Travis Johnson, associate counsel at the International AntiCounterfeiting Coalition (IACC), said that although it’s good to hear that CBP is seizing more counterfeit technology products, counterfeit items are still entering the country. He said many items can be counterfeited, but electronic devices have safety risks that knockoffs might not protect against.
Overall, U.S. businesses lose $200 billion to $250 billion in revenue and 750,000 jobs annually because of counterfeiting, according to government estimates from IACC. Fortune 500 companies spend an average of $2 million to $4 million annually – and some as much as $10 million – to combat the problem, IACC states.
Sources declined to comment on which technology companies have been most affected. Although Simone’s firm works for a number of those companies, he said he was not authorized to talk about them. CBP officials said only that counterfeits of a half-dozen major brands have been seized, but he did not identify them.
In 2001, several technology companies formed a nonprofit membership association to protect the intellectual property of authorized goods. The Alliance for Gray Market and Counterfeit Abatement has 14 members, including Cisco Systems, Hewlett-Packard, Nortel Networks, 3Com, Lexmark and Qualcomm.
Johnson said government agencies are doing an excellent job of working with one another, with foreign governments and with intellectual property owners to combat the problem. In addition, a new federal law, called the Stop Counterfeiting in Manufactured Goods Act, is designed to close several loopholes and strengthen the ability of government authorities to seize and destroy counterfeiters’ raw materials, finished goods, equipment and other assets.
“It’s not something that I would expect to see immediate results coming out of, but it’s probably the most significant improvement in the law related to counterfeiting at least in 10 to 15 years,” Johnson said.
But the government doesn’t have the technology and manpower to search every single shipment coming into the country, he said. Intellectual property rights owners would like to see the number of CBP employees increased considering the rate of growth in global trade, he added.
Randazzo said the government is aggressively targeting shipments and working with the technology industry to identify counterfeit goods. She said CBP agents review information filed with them about prospective imports and then identify shipments most likely to contain pirated goods, which are then physically inspected. Government officials work with experts to determine whether the shipments are counterfeit. They also use other types of automated targeting systems and computer programs.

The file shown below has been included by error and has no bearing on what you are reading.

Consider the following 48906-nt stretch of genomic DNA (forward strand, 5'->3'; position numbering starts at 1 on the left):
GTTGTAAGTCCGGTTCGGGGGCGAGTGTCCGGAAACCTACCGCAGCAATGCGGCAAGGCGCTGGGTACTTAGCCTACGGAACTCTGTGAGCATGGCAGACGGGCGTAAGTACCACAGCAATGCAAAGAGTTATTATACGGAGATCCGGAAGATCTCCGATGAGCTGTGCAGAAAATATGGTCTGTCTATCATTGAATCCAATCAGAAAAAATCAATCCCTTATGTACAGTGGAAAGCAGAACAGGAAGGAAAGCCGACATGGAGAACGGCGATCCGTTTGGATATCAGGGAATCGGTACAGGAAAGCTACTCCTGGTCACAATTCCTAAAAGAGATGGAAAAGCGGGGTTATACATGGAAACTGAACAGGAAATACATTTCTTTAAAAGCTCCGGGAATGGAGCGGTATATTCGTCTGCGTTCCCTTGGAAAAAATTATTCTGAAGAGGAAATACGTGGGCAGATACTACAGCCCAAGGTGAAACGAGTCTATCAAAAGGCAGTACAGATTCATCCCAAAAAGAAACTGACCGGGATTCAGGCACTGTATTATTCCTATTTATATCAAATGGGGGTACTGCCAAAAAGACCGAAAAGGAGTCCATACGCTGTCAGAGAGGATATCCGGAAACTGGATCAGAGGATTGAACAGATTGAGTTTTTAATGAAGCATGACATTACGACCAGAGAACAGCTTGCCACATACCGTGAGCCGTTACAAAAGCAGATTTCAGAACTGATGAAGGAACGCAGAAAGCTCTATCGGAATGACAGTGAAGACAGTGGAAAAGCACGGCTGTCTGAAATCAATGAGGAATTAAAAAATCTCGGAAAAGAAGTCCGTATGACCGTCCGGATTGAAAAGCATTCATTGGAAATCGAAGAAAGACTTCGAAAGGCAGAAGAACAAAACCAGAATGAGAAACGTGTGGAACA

CBP officials are also cross-trained in their duties. For instance, agents inspecting cargo are trained to deal with weapons of mass destruction, narcotics and counterfeit goods.
“The approach that CBP uses is we basically have one face at the border where all of our officers are trained not only in our priority mission, which is security and securing weapons of mass destruction and weapons of mass effect, but they’re also trained on issues like intellectual property rights, on agricultural threats, any other security issue that may be out there,” Randazzo said. “We don’t per se put a cadre of people that are only working on [intellectual property rights]. It gives us flexibility.”
The agency, she said, is also in the process of implementing a risk model nationally that uses statistical analysis and techniques to identify characteristics of counterfeit imports in cooperation with the Bush administration, whose officials began an initiative in 2004 called the Strategy for Targeting Organized Piracy, or STOP.
Through the initiative, White House officials have established an interagency effort among the U.S. Patent and Trademark Office; the Commerce, State, Justice and Homeland Security departments; and several others to take the offensive against global piracy and counterfeiting.